The threatening rhetoric of the unions and their supporters stems from their knowledge that their agreement with BlueScope is far from the end of the attacks on steelworkers. The company is holding its shareholders’ meeting today. There, whether openly or behind closed doors, discussions will take place over further measures necessary to protect the company’s profits and dividends.

Industry analysts have speculated that BlueScope would be more profitable if it focused on building products and abandoned steel production. In October, Vince Pezzullo, a fund manager with Perpetual Investments, the largest BlueScope shareholder, said the agreement would most likely be an “interim step” toward shutting down the Port Kembla plant.

After decades of union-enforced job cuts that have slashed the plant’s workforce from over 20,000 in the 1970s to some 4,000 today, its closure would further devastate the surrounding Illawarra region, which already has an understated official unemployment rate of 8.3 percent.

The defence of jobs and conditions is only possible through a rebellion against the unions and their pro-company agenda. Independent rank-and-file factory committees, elected from and representing the entire workforce, should be formed at both Port Kembla and Springhill to develop a political and industrial campaign based on socialist policies.

The unions’ role in BlueScope’s restructuring is part of a broader process. In industry after industry, unions have joined hands with the major corporations and state and federal governments, both Labor and Liberal, to force the working class to pay for the deepest crisis of the world capitalist system since the 1930s Depression.

The unions have agreed to the elimination of 250 jobs at the Arrium (OneSteel) plant in Whyalla, South Australia. In the car industry, the AMWU and associated unions, which assisted the major car corporations for decades to extract everything they could from the workforce, are insisting workers can nothing to prevent the shutdown of the entire industry by the end of 2017.

On the waterfront, the Maritime Union of Australia has just finalised its sell-out of the struggle by Hutchison workers against 97 sackings, signing an agreement for at least 65 redundancies, along an increased working week and the introduction of casuals. Union-backed job destruction is taking place in the mines, telecommunications, transport, the power industry, the banks and other workplaces.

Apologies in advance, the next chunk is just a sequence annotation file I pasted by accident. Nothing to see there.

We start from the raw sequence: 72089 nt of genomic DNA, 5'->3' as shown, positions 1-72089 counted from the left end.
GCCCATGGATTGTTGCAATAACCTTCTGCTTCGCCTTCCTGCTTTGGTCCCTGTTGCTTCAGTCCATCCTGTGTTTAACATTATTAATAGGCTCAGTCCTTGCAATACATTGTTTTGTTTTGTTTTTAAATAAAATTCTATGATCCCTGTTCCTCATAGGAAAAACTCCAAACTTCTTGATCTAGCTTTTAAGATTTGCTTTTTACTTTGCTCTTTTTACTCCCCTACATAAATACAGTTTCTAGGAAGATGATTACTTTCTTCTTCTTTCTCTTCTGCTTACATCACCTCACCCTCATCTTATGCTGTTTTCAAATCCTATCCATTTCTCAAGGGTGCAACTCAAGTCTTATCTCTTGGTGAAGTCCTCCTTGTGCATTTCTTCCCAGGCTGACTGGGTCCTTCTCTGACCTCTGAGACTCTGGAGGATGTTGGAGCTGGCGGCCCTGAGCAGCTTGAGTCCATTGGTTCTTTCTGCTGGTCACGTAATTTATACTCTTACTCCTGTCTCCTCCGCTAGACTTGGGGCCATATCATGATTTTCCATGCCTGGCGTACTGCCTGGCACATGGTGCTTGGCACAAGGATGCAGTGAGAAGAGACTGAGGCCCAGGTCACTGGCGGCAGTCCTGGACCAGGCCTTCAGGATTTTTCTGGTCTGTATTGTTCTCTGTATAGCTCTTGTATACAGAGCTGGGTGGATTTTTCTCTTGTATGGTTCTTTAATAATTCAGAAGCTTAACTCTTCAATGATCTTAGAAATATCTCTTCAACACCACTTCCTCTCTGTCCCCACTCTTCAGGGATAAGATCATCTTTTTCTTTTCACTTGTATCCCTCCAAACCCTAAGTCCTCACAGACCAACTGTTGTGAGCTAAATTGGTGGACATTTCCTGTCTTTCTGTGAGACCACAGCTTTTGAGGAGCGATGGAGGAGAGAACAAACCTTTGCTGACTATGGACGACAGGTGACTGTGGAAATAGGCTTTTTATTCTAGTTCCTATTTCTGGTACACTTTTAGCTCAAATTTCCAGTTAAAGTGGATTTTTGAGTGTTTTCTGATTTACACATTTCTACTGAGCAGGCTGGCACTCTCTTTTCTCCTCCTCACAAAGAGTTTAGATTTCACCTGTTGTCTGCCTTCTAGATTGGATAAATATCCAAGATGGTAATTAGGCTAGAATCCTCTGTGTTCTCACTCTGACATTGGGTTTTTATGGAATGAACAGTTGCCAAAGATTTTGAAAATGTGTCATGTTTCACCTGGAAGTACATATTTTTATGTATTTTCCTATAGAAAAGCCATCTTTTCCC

In opposition to the unions’ attempts to isolate workers from one another, rank-and-file committees could link up the struggles of each section of the working class and create the basis for a powerful counter-offensive against the financial and corporate elite.

The greatest ally of workers in Australia is the working class internationally, who face the same onslaught by the globally-organised corporations. Under conditions of worldwide slump, workers are being told in every country they must sacrifice to maintain the “international competitiveness” of “their” employers. BlueScope is threatening to end its operations in New Zealand, and thousands of steel jobs in Britain and throughout Europe are being destroyed. In China, tens of thousands of steelworkers have been laid-off.

Workers can only combat the dictates of the globally-organised capital by unifying their struggles across national borders. Above all, what is required is a fight against the capitalist system itself, which subordinates every aspect of social life to the profit interests of the corporate and financial elite. This means the fight for a workers’ governments based on socialist policies, which would place the major corporations, including the steelworks, under public ownership and the democratic control of the working class itself.

Workers can contact the Socialist Equality Party for discussion on this perspective here.